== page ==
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Trump Visits Paris and Warms to French Leader


The world is changing, as the U.S. administration looks to move forward the interests of the U.S. first, making old alliances and agreements up for renegotiation. Trump has already discussed at length the issues he has with the 2015 nuclear agreement with Iran, which has caused concern that the U.S. may pull out of the agreement.

Another agreement that the U.S. has withdrawn from appears to be a global effort on climate change, known as the Paris climate accords. European leaders have bristled at his “America First” rhetoric and his blunt criticism of NATO allies. Yet during his visit to Paris, President Emmanuel Macron and President Trump seemed to be warming to each other, despite significantly different world views.

“Trump, bristling at German criticism, has repeatedly lashed out over Berlin’s trade and current account surpluses,” noted Politico’s Nicholas Vinocur. “Which leaves Macron – who’s also been critical of Germany’s trade position, and who’s vowed to bring French defense spending up to NATO’s target of 2% of gross domestic product – as the obvious dance partner for the U.S. while Trump is in Europe.”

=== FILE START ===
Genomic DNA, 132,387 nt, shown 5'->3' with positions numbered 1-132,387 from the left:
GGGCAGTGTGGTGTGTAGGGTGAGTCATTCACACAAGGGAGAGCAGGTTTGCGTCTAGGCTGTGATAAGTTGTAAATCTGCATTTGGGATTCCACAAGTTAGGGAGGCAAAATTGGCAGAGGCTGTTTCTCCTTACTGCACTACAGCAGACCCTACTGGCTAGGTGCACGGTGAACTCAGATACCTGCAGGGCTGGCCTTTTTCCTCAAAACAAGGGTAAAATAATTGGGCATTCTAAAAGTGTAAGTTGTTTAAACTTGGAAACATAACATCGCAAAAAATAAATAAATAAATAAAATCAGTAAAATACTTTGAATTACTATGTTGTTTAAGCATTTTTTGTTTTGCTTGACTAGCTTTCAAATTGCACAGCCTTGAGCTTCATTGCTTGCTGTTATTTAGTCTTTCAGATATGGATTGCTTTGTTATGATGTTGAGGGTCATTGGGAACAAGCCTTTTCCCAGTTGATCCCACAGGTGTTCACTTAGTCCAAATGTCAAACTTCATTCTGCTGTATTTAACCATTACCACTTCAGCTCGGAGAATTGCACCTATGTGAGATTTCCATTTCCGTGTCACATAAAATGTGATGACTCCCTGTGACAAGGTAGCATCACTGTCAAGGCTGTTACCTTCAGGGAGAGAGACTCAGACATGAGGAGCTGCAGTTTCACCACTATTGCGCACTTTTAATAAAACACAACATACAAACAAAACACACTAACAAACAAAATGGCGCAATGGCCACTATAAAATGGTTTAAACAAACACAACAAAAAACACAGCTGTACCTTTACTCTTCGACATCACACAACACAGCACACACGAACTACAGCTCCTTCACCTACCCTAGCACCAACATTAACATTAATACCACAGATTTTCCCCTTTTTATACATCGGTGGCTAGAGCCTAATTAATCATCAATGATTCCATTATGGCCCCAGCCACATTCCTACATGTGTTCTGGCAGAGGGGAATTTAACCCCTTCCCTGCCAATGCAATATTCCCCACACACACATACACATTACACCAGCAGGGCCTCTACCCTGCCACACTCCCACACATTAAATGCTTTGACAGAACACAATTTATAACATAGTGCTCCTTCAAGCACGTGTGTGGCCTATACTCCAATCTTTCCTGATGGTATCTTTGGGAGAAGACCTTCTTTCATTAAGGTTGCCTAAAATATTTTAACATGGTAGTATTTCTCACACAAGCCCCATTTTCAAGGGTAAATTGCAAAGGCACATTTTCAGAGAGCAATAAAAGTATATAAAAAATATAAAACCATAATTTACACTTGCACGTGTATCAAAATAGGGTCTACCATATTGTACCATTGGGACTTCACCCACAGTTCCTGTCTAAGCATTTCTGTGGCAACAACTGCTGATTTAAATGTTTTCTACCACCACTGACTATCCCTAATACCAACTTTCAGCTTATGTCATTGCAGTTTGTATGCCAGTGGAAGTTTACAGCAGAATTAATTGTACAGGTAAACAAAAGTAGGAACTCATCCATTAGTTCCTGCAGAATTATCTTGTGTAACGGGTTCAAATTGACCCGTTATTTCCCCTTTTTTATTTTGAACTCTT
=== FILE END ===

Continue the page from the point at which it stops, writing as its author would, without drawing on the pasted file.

Both leaders chose to focus on areas where they both agree, including military cooperation in the fight against ISIS. Yet, terrorism itself is a touchy subject, as Trump has made comments about Paris being a terrorists’ paradise. He also said that Paris has been ruined by the threat of terrorism, which he ties to immigration. France has seen an increase in its immigrant population in recent years, due to multiple conflicts and events throughout the Middle East and other regions in Africa.

“President Macron obviously went out of his way to make sure he didn’t say anything to antagonize President Trump,” said Spencer Phipps Boyer, a senior fellow at the Brookings Institution and a former Obama administration official. “I think this contrasts with Chancellor Merkel. Obviously, both Macron and Merkel have been very clear on their differences with the United States.”

The Middle East and the various conflicts there are also a source of tension among European allies and the U.S. There seems to be less consensus on how to handle Iran, Syria, and the current blockade of Qatar. Additionally, Paris is the home of many National Council of Resistance of Iran (NCRI) members and Iranian expats, making the city a source of frustration to the current regime. Paris also hosted the recent “Free Iran” gathering earlier this month, where the focus was not on building up the regime, but peaceful regime change to create a democratic Iran.

Increasing droughts and other extreme weather, thought to be the product of climate change, are worsening migration crises and conflicts are increasing in regions with limited resources. President Macron encouraged Trump to reconsider his stance on the climate change issue, pointing out that fighting climate change could impact terrorism.

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